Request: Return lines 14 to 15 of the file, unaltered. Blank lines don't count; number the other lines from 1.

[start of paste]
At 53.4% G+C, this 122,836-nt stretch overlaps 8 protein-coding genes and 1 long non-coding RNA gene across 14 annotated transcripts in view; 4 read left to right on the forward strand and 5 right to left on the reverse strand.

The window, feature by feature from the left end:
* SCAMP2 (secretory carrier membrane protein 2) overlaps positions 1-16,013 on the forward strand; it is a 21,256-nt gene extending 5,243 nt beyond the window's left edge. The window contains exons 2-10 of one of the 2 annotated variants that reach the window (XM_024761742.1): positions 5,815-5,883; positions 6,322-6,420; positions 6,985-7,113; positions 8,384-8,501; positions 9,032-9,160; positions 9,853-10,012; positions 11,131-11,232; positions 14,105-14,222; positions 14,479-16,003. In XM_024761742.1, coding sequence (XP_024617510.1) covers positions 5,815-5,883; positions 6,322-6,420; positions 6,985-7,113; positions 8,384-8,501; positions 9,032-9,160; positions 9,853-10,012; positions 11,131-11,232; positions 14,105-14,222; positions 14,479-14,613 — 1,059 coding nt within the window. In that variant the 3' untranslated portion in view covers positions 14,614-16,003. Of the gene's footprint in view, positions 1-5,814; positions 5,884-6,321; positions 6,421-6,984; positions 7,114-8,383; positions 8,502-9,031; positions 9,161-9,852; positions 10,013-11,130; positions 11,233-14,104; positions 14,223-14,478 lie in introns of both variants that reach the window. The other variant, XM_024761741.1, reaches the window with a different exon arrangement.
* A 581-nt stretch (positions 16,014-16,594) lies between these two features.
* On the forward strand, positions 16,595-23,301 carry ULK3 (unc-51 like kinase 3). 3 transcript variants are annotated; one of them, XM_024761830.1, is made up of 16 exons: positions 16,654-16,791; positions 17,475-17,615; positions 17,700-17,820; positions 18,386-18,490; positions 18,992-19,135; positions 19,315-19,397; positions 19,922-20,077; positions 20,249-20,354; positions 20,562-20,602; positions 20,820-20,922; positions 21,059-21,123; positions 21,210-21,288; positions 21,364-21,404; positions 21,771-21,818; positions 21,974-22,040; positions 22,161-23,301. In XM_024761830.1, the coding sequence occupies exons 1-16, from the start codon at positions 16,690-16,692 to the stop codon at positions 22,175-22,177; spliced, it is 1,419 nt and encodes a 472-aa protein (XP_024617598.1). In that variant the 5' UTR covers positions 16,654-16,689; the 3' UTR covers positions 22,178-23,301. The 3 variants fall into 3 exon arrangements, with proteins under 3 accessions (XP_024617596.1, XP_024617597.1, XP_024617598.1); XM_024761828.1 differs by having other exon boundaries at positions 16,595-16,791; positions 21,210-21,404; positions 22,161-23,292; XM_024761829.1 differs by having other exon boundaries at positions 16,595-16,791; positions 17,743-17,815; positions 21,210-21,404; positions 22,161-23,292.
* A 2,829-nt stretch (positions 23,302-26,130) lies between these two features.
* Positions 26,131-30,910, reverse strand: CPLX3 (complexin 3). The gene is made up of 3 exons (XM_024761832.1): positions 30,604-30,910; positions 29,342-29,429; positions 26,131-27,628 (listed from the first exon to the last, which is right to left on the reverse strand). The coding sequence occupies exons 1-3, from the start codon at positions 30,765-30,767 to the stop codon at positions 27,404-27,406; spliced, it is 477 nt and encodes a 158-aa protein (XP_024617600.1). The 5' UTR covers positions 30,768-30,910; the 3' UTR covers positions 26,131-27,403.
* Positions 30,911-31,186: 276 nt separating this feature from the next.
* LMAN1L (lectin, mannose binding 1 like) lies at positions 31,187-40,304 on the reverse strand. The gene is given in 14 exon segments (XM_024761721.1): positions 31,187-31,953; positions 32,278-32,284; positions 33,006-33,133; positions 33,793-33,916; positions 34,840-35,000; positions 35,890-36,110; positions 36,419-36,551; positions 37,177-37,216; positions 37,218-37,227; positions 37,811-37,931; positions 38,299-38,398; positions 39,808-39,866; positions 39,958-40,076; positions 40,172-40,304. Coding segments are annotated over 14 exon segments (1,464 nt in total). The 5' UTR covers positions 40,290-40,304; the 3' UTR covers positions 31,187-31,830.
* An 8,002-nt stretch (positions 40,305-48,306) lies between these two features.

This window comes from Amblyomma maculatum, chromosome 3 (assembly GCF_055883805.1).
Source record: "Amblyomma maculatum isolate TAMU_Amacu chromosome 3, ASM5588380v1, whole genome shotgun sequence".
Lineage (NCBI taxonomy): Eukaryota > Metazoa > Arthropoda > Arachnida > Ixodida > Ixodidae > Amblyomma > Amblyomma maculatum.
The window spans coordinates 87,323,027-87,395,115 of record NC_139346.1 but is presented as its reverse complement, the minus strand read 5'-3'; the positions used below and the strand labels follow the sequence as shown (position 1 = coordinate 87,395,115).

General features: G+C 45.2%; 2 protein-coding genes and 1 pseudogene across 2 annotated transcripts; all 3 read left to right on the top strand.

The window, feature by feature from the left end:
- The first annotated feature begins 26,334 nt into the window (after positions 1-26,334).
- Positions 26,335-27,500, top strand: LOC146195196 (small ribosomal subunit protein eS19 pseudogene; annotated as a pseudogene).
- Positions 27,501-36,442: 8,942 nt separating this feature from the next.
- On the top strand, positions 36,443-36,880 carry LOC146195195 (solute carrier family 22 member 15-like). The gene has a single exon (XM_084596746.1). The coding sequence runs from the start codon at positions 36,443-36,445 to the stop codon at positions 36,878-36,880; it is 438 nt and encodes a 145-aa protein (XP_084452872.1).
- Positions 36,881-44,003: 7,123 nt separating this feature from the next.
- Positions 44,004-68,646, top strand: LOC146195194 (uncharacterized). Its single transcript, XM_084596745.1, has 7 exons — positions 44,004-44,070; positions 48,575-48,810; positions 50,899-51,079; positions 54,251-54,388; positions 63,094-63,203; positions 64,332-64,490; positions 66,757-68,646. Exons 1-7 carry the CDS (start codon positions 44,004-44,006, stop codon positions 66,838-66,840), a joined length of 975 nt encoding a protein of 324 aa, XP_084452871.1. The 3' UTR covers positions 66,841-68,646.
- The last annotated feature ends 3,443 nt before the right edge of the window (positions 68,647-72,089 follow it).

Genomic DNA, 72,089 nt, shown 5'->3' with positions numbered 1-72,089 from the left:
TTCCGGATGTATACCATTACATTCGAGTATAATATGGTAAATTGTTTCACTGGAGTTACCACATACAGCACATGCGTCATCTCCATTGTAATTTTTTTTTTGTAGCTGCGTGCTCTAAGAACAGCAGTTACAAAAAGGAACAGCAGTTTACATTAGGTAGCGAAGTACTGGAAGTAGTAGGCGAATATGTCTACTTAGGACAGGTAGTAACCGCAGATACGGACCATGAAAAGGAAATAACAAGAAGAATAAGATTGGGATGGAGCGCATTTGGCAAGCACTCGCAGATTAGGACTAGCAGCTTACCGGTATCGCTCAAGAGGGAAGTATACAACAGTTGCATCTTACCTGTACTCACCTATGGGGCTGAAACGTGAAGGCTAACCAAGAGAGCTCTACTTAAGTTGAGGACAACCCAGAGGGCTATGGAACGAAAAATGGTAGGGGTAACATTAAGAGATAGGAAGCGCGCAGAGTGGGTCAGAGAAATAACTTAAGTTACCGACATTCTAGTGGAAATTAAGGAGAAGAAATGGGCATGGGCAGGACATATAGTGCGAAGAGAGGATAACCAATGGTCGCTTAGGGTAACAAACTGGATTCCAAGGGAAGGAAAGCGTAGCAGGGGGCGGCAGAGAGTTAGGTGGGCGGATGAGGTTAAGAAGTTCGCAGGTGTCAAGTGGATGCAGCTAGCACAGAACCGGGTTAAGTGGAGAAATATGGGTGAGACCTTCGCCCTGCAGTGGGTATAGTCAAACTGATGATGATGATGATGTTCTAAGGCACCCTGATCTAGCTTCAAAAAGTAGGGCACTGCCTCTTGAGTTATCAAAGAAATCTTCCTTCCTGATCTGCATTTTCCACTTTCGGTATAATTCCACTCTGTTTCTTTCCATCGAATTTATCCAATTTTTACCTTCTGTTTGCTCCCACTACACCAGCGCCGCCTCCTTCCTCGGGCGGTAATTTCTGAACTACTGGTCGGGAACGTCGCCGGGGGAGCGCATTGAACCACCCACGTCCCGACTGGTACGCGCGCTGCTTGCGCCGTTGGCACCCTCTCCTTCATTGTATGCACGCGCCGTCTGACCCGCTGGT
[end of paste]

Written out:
The window spans coordinates 87,323,027-87,395,115 of record NC_139346.1 but is presented as its reverse complement, the minus strand read 5'-3'; the positions used below and the strand labels follow the sequence as shown (position 1 = coordinate 87,395,115).

General features: G+C 45.2%; 2 protein-coding genes and 1 pseudogene across 2 annotated transcripts; all 3 read left to right on the top strand.